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Broad College helps alums empower, set future courses for their grandchildren at Grandparents University event

By Omar Sofradzija

Kenneth Korotkin’s two grandchildren were busy during their recent visit to Michigan State University. Some things they did were very collegiate; some other things, not so much.

The granddaughter of a Spartan alum works on a project during the EmpowHER mini-retreat at the Grandparents University event. Photo by Jeff Seguin.
The granddaughter of a Spartan alum works on a project during the EmpowHER mini-retreat at the Grandparents University event. Photo by Jeff Seguin.

“We went to the farm and learned where milk comes from, and we heard the history of Coca-Cola, and we’re going to finance after this, which is an important class in my mind,” Korotkin, a 1973 graduate of what is now named the Eli Broad College of Business, said during a lunch break. “It’s what they’re going to do the rest of their life; teaching them how to handle money and how important it is to share, invest, spend, and save.”

Helping past Spartans bond with potential future Spartans in a shared campus experience was the ultimate goal of MSU’s Grandparents University, a three-day camp in late June to which alumni brought grandchildren ages 8 to 12 to choose from among roughly 200 classes and sessions being offered. The annual event brings around 1,300 people to campus.

“This is a tremendous bridge between the past and the future,” said Broad College Dean Sanjay Gupta. “For us to be able to bring them into an intimate contact not only with the physical elements of the campus but also our faculty and staff sows the seeds of that inspiration early on as to what college education can be and what it can mean, the impact that it could have and our ability to endear them to our campus.”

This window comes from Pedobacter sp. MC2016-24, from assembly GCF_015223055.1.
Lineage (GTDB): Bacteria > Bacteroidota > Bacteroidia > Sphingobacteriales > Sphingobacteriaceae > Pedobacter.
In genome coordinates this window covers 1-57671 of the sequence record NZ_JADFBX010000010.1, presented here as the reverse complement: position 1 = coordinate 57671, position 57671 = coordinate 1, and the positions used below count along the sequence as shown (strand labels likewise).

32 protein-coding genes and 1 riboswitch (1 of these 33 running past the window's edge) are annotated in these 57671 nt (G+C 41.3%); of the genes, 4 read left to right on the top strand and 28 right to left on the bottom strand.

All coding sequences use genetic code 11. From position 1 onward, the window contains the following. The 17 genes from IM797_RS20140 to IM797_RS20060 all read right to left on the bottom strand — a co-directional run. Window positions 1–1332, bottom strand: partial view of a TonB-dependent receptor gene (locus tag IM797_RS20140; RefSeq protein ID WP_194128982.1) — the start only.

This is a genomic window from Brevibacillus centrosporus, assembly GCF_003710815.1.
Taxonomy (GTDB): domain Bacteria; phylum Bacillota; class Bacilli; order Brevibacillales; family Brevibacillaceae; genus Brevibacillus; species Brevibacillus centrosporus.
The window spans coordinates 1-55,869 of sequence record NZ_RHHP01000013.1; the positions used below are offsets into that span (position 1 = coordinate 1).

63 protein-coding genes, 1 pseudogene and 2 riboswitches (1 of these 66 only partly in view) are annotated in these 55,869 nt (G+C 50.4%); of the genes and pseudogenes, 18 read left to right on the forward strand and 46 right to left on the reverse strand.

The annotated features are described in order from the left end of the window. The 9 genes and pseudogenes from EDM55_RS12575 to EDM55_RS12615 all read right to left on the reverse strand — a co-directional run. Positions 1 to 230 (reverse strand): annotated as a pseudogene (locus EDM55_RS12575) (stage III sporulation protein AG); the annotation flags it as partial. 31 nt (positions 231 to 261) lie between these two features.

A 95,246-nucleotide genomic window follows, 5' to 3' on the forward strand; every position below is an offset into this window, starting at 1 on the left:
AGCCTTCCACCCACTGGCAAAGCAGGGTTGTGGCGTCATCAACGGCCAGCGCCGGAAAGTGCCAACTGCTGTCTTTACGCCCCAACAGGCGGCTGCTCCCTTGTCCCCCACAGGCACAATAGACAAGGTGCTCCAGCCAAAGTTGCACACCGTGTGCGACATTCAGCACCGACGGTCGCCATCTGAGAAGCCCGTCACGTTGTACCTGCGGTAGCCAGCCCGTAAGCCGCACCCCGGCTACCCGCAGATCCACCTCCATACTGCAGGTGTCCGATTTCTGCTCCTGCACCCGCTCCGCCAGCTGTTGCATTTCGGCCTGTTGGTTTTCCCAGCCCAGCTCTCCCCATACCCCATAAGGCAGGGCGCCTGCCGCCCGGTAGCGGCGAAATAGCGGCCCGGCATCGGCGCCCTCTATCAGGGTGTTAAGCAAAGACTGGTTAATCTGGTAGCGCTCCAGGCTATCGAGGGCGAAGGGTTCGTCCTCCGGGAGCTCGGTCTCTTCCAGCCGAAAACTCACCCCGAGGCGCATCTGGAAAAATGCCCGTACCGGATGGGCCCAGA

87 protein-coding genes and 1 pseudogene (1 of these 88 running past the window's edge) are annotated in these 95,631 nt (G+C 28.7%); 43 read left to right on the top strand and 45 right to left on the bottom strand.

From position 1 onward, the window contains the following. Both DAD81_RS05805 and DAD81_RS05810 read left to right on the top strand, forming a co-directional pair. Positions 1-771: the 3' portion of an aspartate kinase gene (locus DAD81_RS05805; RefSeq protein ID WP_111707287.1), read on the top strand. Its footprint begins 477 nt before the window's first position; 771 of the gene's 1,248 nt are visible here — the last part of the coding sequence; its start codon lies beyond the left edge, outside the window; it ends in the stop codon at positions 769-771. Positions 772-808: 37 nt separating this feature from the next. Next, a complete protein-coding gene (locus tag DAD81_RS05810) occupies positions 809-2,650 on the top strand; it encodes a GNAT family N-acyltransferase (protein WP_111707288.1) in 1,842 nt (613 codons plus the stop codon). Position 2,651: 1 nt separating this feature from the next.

Kristin St. Marie, assistant director of Broad College open enrollment Executive Development Programs. Photo by Jeff Seguin.
Kristin St. Marie, assistant director of Broad College open enrollment Executive Development Programs. Photo by Jeff Seguin.

The Broad College sponsored a number of this summer’s sessions, including EmpowHER, a condensed one-session version of a two-day camp that goes by the same name. EmpowHER aims to build leadership, confidence, and self-esteem in girls. This year was the first time EmpowHER was part of Grandparents University.

“We tried to come up with very interactive things to do with the kids and their grandparents … it was fun,” said Kristin St. Marie, assistant director of Broad College open enrollment Executive Development Programs. “It still mirrored the purpose of our full retreat, which is building leadership and confidence and community, but we also got great exposure for that program.”

“It was really neat to see the kids interact with their grandparents and maybe hear a story from their grandparent about something personal,” said St. Marie. “When we designed the curriculum for this, we really tried to think about how are we engaging the young girls, but also how could we create opportunities for them to engage with their grandparents that brought them here.”

St. Marie called Grandparents University “just a fantastic program. I’ve never been part of it and I’m really happy that we were invited to do something. Hopefully, we’ll continue in having EmpowHER” as a part of it.